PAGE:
The Texas Chainsaw Massacre

The original Texas Chainsaw Massacre remains seared into the memories of many as a chilling exercise in horror cinema. Like many good horror films, it relied less on blood and gore on more on the imagination of the person watching. Also, the film had roots in reality, which makes the events all the more chilling. The factual inspiration for the Leatherface character also served as the basis for characters in Psycho and The Silence of the Lambs. It's really quite sad that this new retelling, courtesy of Michael Bay (Bad Boys II, Pearl Harbor) forsakes much of what made the original so memorable and uses much of what every other horror movie today does.

The result is a sub-par teen-killing gorefest. Think of it as a better version of recent movies like House of 1,000 Corpses or Wrong Turn. Five teens are on their way to a Lynrd Skynrd concert when they meet a strange girl who shoots herself. While waiting for the sheriff, the kids slowly die off one by one as Leatherface (Andrew Bryniarski, Scooby-Doo, Rollerball) chops them up into nice pieces with his chainsaw. None of the horny, drug-using teens are memorable except for Erin (Jessica Biel, The Rules of Attraction, Summer Catch), and that's only because she is in all the advertisements. What none of them know is that the entire hick town where they are is a trap. Even Sheriff Hoyt (R. Lee Ermey, Willard, Taking Sides) is in on the action.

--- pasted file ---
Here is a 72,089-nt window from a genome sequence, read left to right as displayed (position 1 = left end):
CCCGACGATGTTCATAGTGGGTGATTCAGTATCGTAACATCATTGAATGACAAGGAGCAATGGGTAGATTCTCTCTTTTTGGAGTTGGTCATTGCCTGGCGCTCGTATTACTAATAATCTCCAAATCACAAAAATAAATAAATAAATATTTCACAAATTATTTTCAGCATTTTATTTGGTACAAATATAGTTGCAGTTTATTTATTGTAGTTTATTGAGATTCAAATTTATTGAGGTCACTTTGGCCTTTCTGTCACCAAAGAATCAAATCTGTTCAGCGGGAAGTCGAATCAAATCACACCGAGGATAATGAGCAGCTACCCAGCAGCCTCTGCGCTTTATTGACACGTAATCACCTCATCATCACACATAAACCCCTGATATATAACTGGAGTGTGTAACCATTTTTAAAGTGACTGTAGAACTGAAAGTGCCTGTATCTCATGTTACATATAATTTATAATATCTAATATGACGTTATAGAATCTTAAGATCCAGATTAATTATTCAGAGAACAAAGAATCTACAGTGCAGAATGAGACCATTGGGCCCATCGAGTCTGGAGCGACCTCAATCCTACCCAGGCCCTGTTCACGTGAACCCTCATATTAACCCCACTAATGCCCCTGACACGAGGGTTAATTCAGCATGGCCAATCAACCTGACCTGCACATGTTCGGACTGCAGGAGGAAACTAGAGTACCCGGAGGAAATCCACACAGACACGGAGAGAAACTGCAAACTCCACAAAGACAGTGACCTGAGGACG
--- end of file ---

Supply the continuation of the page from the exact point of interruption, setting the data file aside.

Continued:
Scott Kosar reworked the original script by Tobe Hooper and Kim Henkel, and made a number of changes, some good and some bad. The worst was probably the decision to show Leatherface's face. Hooper and Henkel are presumably fine with the changes, because they are producers on this new film. It's just a shame that Kosar and director Marcus Nispel decided to rely on extreme amounts of violence in order to scare people. In this sense, The Texas Chainsaw Massacre is a very lazy movie. It's not that hard to come up with different ways to eviscerate people with sharp objects. They have reduced a great film to a bland one.

The one thing they did get right is the look. The Texas Chainsaw Massacre is a great film to observe, and part of this comes from Bay's manic-editing influence. The tone is dark, grainy, causing it to look like the budget was a lot less than it was. Most of the sets look absolutely disgusting, dripping with brown water, blood, or other unidentifiable liquids. The houses are falling apart, and abandoned cars litter the yards. There are a few great shots of Leatherface's house at night backlit, making it seem like something alien. There is a thick layer of grime on everything, including most of the inhabitants. And Kosar does a decent job of inserting moments to make the audience jump. And the weird thing is, if The Texas Chainsaw Massacre was not as dull as it is, the mind would not be able to wander than thus take in all these smaller details.

Haro Rates It: Not That Good.
1 hour, 30 minutes, Rated R for strong horror violence/gore, language and drug content.

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